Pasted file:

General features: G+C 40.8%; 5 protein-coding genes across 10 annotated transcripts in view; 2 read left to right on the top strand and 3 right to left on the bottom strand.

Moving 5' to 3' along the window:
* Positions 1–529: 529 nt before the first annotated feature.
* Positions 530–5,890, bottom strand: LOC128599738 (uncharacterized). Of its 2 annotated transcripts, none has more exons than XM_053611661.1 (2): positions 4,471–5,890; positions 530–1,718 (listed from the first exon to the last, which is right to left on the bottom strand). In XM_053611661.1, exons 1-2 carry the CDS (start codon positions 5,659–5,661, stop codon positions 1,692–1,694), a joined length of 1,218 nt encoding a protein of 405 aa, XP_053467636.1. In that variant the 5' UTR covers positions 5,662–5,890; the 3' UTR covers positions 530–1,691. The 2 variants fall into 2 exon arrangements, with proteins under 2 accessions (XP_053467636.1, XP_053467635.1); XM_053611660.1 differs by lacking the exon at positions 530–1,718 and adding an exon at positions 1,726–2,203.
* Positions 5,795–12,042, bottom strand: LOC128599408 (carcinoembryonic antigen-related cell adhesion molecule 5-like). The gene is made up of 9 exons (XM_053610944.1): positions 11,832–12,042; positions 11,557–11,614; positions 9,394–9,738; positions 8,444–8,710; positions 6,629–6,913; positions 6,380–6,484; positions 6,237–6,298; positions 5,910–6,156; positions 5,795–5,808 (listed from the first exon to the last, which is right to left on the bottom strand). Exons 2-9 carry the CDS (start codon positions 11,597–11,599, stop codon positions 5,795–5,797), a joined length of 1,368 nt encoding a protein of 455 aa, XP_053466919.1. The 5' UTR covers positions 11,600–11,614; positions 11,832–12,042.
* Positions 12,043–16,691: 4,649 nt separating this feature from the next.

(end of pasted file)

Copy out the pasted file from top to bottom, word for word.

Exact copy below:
General features: G+C 40.8%; 5 protein-coding genes across 10 annotated transcripts in view; 2 read left to right on the top strand and 3 right to left on the bottom strand.

Moving 5' to 3' along the window:
* Positions 1–529: 529 nt before the first annotated feature.
* Positions 530–5,890, bottom strand: LOC128599738 (uncharacterized). Of its 2 annotated transcripts, none has more exons than XM_053611661.1 (2): positions 4,471–5,890; positions 530–1,718 (listed from the first exon to the last, which is right to left on the bottom strand). In XM_053611661.1, exons 1-2 carry the CDS (start codon positions 5,659–5,661, stop codon positions 1,692–1,694), a joined length of 1,218 nt encoding a protein of 405 aa, XP_053467636.1. In that variant the 5' UTR covers positions 5,662–5,890; the 3' UTR covers positions 530–1,691. The 2 variants fall into 2 exon arrangements, with proteins under 2 accessions (XP_053467636.1, XP_053467635.1); XM_053611660.1 differs by lacking the exon at positions 530–1,718 and adding an exon at positions 1,726–2,203.
* Positions 5,795–12,042, bottom strand: LOC128599408 (carcinoembryonic antigen-related cell adhesion molecule 5-like). The gene is made up of 9 exons (XM_053610944.1): positions 11,832–12,042; positions 11,557–11,614; positions 9,394–9,738; positions 8,444–8,710; positions 6,629–6,913; positions 6,380–6,484; positions 6,237–6,298; positions 5,910–6,156; positions 5,795–5,808 (listed from the first exon to the last, which is right to left on the bottom strand). Exons 2-9 carry the CDS (start codon positions 11,597–11,599, stop codon positions 5,795–5,797), a joined length of 1,368 nt encoding a protein of 455 aa, XP_053466919.1. The 5' UTR covers positions 11,600–11,614; positions 11,832–12,042.
* Positions 12,043–16,691: 4,649 nt separating this feature from the next.